Finding the perfect job can be like finding a needle in a
haystack, and with our career advice series we aim to make your job hunt that
little bit easier by taking you through the crucial aspects of how to find and
secure your dream job. In the first part of our series,
we’ll run through key aspects of how to prepare before you even begin your job
How to Manage your Digital Footprint
Ten years ago, a CV and cover letter would suffice to showcase your skills and abilities to prospective employers – but in today’s online world, your ‘digital footprint’ can both help and hinder your job hunt.
According to a survey by CareerBuilder, a staggering 70% of employers use social media and online search engines to research job applicants – making sure your online presence shows you in a positive light is crucial when applying for jobs.
So, what is a ‘digital footprint’?
From your social media profiles to your blog, or even that bad review you left on TripAdvisor - your digital footprint is essentially the traces or "footprints" that you have left online. Given how easy it is to search by using someone’s name or email address, it’s a good idea to regularly check your online presence before you even start applying.
It’s important to understand what employers can see about you and your activities online, and update your online profiles in order to ensure you’ve left a positive digital footprint. This is your career we’re talking about, so you have to make sure you’re doing it right.
How do you manage your digital footprint?
Before anything, you should start by doing a Google search on your name and email address and see what comes up in the first few pages. You should also log out of your social media accounts and then search for your name and see what can be seen by the public.
If you live a teetotal lifestyle, are politically neutral, dress well and always have perfect grammar – then you’re all set! But – if you’re an average Joe like the rest of us, you might need to do some damage control. Put yourself in the shoes of a HR Manager or a Recruiter – do you see anything that you feel will lessen your chances of getting an interview? Photos of yourself heavily inebriated and wearing inappropriate clothing, statuses with overly political views, or even posts criticising previous employers are major red flags, so remove this content or adjust your account settings to make sure that the public will only see what you want them to see.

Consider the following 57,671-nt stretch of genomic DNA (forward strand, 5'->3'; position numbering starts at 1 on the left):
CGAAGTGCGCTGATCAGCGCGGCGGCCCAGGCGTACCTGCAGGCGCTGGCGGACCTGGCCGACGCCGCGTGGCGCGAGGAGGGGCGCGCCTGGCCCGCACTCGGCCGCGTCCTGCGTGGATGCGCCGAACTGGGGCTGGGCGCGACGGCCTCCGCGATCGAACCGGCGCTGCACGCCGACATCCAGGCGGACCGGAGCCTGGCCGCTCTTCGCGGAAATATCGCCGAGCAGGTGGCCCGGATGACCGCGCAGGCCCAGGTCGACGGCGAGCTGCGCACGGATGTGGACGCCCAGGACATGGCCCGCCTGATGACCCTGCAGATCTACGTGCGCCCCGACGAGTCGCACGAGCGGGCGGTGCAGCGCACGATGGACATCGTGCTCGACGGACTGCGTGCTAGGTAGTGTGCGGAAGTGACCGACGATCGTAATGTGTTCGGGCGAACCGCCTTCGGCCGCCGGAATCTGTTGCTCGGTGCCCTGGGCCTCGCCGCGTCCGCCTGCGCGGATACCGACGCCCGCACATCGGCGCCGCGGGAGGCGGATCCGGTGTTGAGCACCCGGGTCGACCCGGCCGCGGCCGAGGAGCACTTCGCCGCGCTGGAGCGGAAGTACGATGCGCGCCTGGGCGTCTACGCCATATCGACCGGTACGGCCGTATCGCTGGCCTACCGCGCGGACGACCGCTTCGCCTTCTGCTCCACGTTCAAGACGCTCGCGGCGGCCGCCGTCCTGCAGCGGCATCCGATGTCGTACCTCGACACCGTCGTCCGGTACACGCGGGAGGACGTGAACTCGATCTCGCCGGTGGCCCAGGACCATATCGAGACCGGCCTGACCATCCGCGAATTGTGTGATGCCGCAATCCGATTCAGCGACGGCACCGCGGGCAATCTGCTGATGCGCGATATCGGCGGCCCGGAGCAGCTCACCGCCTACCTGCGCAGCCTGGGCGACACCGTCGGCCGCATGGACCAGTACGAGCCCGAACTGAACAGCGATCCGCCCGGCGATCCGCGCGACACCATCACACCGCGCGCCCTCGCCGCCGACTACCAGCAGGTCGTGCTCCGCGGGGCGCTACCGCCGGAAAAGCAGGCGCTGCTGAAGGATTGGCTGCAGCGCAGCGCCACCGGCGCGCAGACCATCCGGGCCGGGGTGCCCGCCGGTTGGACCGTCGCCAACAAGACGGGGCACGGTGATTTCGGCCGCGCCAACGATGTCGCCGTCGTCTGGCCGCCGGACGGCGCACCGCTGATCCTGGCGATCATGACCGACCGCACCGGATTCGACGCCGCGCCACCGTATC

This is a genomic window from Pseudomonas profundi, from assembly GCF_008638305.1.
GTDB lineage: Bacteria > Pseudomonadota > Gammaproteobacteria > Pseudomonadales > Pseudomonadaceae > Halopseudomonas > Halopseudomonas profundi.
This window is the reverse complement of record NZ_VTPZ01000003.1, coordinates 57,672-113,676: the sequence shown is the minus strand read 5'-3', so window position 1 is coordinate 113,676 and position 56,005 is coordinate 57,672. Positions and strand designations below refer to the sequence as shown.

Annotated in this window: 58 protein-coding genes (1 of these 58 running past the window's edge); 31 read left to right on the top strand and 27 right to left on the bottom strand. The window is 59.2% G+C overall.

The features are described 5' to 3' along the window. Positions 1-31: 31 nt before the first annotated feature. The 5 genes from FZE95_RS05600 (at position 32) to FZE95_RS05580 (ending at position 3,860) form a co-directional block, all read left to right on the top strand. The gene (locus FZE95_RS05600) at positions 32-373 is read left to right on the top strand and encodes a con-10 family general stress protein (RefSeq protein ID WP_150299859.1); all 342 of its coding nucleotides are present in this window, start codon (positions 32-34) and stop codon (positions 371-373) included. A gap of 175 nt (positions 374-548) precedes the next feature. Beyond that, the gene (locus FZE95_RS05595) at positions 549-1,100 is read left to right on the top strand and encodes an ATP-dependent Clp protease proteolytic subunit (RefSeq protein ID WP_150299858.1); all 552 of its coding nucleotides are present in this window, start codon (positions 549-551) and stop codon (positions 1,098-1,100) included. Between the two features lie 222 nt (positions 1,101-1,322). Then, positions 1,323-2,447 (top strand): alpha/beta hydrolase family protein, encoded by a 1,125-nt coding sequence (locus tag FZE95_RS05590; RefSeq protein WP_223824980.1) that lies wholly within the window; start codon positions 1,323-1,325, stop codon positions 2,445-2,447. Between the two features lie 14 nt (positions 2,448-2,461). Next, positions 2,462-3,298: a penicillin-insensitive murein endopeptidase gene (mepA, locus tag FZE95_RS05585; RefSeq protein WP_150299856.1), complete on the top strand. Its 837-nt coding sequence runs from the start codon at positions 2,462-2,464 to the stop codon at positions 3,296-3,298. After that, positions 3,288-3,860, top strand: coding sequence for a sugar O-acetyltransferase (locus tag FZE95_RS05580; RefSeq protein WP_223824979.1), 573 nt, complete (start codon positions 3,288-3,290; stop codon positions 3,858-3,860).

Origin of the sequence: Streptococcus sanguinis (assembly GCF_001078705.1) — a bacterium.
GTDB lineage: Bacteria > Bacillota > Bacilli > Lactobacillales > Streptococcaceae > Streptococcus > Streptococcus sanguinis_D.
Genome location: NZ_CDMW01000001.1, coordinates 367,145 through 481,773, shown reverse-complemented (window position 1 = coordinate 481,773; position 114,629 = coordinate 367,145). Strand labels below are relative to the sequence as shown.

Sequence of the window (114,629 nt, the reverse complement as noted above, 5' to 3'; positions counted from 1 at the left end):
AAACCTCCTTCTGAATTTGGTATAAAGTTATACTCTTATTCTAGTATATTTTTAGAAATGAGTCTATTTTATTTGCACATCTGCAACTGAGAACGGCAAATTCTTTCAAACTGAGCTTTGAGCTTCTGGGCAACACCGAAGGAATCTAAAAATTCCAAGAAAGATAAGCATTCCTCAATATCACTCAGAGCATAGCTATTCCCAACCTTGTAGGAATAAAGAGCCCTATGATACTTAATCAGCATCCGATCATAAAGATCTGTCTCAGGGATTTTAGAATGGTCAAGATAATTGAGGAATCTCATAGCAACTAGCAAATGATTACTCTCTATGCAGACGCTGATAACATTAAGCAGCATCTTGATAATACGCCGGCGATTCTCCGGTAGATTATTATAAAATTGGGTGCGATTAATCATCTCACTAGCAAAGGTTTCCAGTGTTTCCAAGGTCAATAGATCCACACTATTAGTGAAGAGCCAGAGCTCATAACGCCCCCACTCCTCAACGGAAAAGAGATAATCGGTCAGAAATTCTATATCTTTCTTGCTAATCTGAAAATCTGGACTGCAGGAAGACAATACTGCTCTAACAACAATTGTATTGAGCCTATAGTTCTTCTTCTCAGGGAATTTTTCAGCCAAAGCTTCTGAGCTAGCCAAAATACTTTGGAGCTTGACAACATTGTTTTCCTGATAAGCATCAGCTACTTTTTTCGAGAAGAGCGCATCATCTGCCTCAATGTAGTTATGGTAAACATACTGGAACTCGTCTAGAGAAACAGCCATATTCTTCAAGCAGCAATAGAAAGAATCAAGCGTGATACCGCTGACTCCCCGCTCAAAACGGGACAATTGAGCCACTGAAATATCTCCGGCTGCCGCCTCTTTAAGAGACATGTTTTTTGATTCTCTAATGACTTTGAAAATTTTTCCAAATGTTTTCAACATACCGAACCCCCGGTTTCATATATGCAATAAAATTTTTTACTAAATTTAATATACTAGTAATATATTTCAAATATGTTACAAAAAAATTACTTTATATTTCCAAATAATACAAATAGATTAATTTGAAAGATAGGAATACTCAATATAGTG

Whether it be Facebook, Twitter, LinkedIn, or Instagram, make sure you review your privacy settings and that everything is set to private so that only your approved audience can see your posts. It might be worth deleting any images or posts you feel may be compromising, even if they are set to private – for peace of mind. You never know who might be connected to an approved audience member of your profile.
Once you have the basics covered, including accuracy with spelling and grammar in your profiles and posts, and updated key information about you, your contact details and current or past work history, make sure you follow these guidelines to ensure best practice going forward:
1. Operate under the assumption that nothing is private on the internet
o Ensure that the language you use in your digital profiles and online posts are professional, and appropriate for a future boss or colleague to read. Be consistent, truthful and factual – there’s nothing worse than being caught in a lie.
2. Get a second opinion on your profile
o Ask a friend or colleague to look at your profile, including looking at your profile picture – would they recruit you based on it? If not, ask for honest feedback and make adjustments.
3. Be aware of what other people are saying about you
o You can’t control other people’s privacy settings so whatever they tag or mention you on could easily be seen by anyone. You can enable approval rights when you’re tagged in other people’s posts or photos, so they don’t automatically appear on your timeline unless you’ve reviewed and approved them.
4. Close down accounts you don’t need
o Is your old Bebo account from the Noughties still open? You may have to face some cringeworthy content from your teens whilst closing your old accounts, but there’s no point having it visible if it’s not up to date and not reflective of you as the person you've grown to be.
5. Privacy for blogging
o If you write a personal blog that you’d rather keep private, it might be a good idea to do it anonymously. There are a number of options available that will allow you to express yourself without damaging your future prospects. You can use an anonymous email account such as Hush, which will provide an encrypted email account to register your blog. An anonymous domain name is also good place to start and you can still let your friends and family know, but this way it still keeps it anonymous to the public.
Once you finish adjusting your online settings to ensure you have a digital footprint that won’t impact your job hunt, the next step is making sure you have the perfect CV, which happens to be the next instalment in our series. So check back next week to ensure you make your career fly in 2018!
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Published date: March 2018
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